A journal following the history, design, construction and operation of Bernard Kempinski's O Scale model railroad depicting the U. S. Military Railroad (USMRR) Aquia-Falmouth line in 1863, and other model railroad projects.
©Bernard Kempinski All text and images, except as noted, on this blog are copyrighted by the author and may not be used without permission.

June 26, 2017

Operation OPP - St. Louis (Collinsville, IL) RPM Meet

Last weekend I did a road trip to St Louis via Lexington, KY to attend the St Louis RPM in Collinsville, IL.  The trip started out on a gorgeous Wednesday.

I stopped at the C&O Heritage Center in Clifton Forge to see the displays there. While I was there an eastbound  coal train departed, so I chased it to Iron Gate and got a few shots and video of it.
I took several pictures of the bridge over the James River at JD Cabin, Rainbow Rocks, and Smith Creek Yard for reference for Brian Brendel's layout.

Next stop was in Lexington. KY, where I met my son Chase and his girl friend Mizuki. They had dinner waiting for me. The  next morning, Chase and I played golf, where I had an amazing round, my best of the year!

In the afternoon, Chase and I drove to Collinsville through a nasty rain storm. We knew we arrived at the right hotel when we parked next to a Sprinter van painted in Denver Rio Grande colors.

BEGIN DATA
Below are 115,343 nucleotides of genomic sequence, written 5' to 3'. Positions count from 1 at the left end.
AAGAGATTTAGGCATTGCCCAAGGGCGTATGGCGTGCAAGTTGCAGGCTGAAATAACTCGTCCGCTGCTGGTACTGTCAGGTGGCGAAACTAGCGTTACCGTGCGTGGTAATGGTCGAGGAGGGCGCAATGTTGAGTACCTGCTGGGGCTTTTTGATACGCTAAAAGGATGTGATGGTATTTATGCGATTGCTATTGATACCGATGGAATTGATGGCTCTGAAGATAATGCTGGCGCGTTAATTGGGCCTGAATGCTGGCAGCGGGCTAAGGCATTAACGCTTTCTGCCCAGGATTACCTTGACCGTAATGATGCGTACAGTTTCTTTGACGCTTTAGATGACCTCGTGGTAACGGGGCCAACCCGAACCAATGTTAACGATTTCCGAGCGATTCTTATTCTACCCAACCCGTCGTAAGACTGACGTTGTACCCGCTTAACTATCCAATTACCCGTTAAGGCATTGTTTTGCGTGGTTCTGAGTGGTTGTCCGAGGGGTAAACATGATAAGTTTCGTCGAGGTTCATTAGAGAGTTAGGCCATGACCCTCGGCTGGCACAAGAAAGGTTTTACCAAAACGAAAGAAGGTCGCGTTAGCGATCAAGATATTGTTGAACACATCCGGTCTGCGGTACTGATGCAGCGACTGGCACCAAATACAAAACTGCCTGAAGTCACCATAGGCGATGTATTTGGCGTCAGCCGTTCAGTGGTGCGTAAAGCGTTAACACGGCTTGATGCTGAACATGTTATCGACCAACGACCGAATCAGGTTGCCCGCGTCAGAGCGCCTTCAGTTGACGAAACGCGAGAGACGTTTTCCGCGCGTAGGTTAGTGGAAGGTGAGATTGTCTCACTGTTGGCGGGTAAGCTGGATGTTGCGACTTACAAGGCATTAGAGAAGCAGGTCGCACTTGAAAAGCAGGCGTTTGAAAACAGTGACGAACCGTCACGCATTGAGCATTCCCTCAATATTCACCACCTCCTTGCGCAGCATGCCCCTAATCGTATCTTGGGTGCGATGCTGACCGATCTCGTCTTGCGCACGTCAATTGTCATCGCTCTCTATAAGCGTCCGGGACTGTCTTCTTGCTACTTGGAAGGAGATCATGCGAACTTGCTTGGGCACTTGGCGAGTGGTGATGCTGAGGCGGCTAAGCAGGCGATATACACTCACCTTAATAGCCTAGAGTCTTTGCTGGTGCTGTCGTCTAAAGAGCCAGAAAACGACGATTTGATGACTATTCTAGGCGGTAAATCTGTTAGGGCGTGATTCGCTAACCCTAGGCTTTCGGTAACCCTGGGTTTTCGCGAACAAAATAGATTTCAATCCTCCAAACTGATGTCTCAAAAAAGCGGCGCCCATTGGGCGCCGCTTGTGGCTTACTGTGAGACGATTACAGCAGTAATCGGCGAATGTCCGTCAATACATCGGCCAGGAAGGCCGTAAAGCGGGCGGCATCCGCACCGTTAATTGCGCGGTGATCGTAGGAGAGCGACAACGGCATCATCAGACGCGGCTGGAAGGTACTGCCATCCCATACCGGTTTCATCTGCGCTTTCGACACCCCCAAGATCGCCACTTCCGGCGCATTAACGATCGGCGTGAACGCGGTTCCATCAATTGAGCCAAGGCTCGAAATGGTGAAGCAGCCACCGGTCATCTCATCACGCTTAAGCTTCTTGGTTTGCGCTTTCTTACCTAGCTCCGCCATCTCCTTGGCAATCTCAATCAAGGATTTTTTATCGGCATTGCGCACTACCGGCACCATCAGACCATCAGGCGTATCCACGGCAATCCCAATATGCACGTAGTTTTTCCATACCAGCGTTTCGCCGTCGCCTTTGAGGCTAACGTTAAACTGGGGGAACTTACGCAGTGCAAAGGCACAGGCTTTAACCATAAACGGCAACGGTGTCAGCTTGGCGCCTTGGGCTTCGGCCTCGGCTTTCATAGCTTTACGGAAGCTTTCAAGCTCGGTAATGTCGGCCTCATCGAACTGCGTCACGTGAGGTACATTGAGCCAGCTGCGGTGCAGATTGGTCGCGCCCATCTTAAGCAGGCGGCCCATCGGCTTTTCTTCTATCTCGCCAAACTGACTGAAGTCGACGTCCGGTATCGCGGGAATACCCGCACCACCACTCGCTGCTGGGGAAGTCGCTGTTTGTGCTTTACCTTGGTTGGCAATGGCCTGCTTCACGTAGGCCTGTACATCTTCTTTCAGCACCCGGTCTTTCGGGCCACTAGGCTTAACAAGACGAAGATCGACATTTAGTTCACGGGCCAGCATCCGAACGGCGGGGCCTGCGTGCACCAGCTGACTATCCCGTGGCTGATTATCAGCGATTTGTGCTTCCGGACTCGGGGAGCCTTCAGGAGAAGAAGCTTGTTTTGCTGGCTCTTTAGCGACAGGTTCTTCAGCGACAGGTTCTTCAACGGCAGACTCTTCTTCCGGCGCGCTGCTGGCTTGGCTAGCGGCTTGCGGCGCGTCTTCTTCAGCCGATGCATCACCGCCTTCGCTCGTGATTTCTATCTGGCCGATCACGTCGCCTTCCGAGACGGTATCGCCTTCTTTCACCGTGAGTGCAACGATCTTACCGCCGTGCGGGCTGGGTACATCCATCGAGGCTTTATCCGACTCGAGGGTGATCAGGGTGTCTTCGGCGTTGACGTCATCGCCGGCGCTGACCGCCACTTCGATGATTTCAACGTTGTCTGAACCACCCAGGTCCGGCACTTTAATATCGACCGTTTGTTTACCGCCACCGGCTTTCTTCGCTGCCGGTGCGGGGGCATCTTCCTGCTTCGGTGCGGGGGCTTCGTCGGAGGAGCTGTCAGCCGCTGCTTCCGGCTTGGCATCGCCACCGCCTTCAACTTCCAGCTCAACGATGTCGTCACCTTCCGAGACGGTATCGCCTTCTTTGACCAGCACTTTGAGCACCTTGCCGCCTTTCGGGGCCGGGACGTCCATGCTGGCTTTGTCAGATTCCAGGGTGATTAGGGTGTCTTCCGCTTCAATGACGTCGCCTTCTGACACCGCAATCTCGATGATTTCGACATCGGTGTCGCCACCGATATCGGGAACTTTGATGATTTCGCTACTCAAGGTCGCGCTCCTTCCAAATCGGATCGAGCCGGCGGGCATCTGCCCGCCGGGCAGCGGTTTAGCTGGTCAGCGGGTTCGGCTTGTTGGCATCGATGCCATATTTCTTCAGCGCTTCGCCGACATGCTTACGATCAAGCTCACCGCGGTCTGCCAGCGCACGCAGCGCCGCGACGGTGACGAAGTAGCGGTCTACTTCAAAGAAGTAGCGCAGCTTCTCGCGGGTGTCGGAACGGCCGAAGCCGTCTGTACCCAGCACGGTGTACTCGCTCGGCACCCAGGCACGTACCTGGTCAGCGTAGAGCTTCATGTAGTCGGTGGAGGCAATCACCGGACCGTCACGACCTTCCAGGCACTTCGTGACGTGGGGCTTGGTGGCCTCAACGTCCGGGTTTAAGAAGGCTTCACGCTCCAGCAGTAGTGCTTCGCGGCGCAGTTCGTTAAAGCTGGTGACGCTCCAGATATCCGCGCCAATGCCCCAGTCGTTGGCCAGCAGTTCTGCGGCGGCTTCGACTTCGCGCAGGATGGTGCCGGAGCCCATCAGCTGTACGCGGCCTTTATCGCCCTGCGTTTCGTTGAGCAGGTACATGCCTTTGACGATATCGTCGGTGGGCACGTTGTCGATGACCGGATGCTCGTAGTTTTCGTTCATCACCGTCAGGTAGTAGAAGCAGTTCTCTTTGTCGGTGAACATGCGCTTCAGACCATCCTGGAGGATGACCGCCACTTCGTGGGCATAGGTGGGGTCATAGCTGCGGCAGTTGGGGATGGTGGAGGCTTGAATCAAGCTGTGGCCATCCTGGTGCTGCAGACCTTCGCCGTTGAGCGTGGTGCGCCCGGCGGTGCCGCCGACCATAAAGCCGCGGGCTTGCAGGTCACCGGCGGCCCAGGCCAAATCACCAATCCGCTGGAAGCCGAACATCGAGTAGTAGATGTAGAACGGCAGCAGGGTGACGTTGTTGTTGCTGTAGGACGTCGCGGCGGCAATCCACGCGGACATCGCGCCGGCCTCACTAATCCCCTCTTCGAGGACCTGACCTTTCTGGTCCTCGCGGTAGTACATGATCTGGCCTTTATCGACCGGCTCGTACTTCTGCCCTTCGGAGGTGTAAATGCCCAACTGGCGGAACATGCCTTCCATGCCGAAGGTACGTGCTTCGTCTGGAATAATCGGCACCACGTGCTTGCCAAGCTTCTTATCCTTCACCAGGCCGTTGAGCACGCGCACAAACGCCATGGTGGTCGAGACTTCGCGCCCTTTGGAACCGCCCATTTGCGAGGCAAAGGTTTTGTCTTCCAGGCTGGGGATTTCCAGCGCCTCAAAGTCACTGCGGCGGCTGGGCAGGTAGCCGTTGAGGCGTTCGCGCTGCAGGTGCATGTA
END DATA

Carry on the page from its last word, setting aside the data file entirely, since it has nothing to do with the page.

First thing  Friday morning I presented a clinic on Waterfront Terminals and Operations. Chase and I spent the rest of the day at the meet.

The meet was a great event. The highlight for me was getting to try out the new ISE diesel simulator hand held throttles. I was impressed with it. As it stands right now, I would have to get a laptop with JMRI to use it with my Easy DCC system.  I'll wait for them to do the necessary integration, which they promised was in progress.

We had lunch with the guys from the Modutrak layout. They have a nice N Scale modular layout.

After dinner we visited Eric Brooman's Utah Belt and Tom Visintine's Terminal Railroads.

Back at the hotel we meet Michael Gross and talked trains with him, as well as Scott Thornton, Tony Thompson, Bill Darnaby, and several others.

On Saturday Chase and I visited the Museum of Transportation in St Louis, then departed to arrive back in Lexington to have dinner with Mizuki. The Museum had a great selection of trains, but the automobile display was disappointing. Nonetheless, I took a lot of photos, especially of the early cars and trucks for future reference.

On Sunday, I drove home via I-79 and Corridor H in central West Virginia, going through some beautiful scenery.  For more photos of the overall trip please go to  this link.

June 20, 2017

Ship Models versus Model Railroads as Art

Finished Model posed on the Aquia Line layout

I finished the model of the sub chaser.  Alicia and I delivered it to the Lyceum Museum this evening.  We did a test to ensure it would fit in the vitrine. While we were there Jim Mackay, the Director, showed us a sneak peek of some of the other items planned for the special exhibit. They have collected some really interesting artifacts. It is going to be a great exhibit of Alexandria's part in WWI.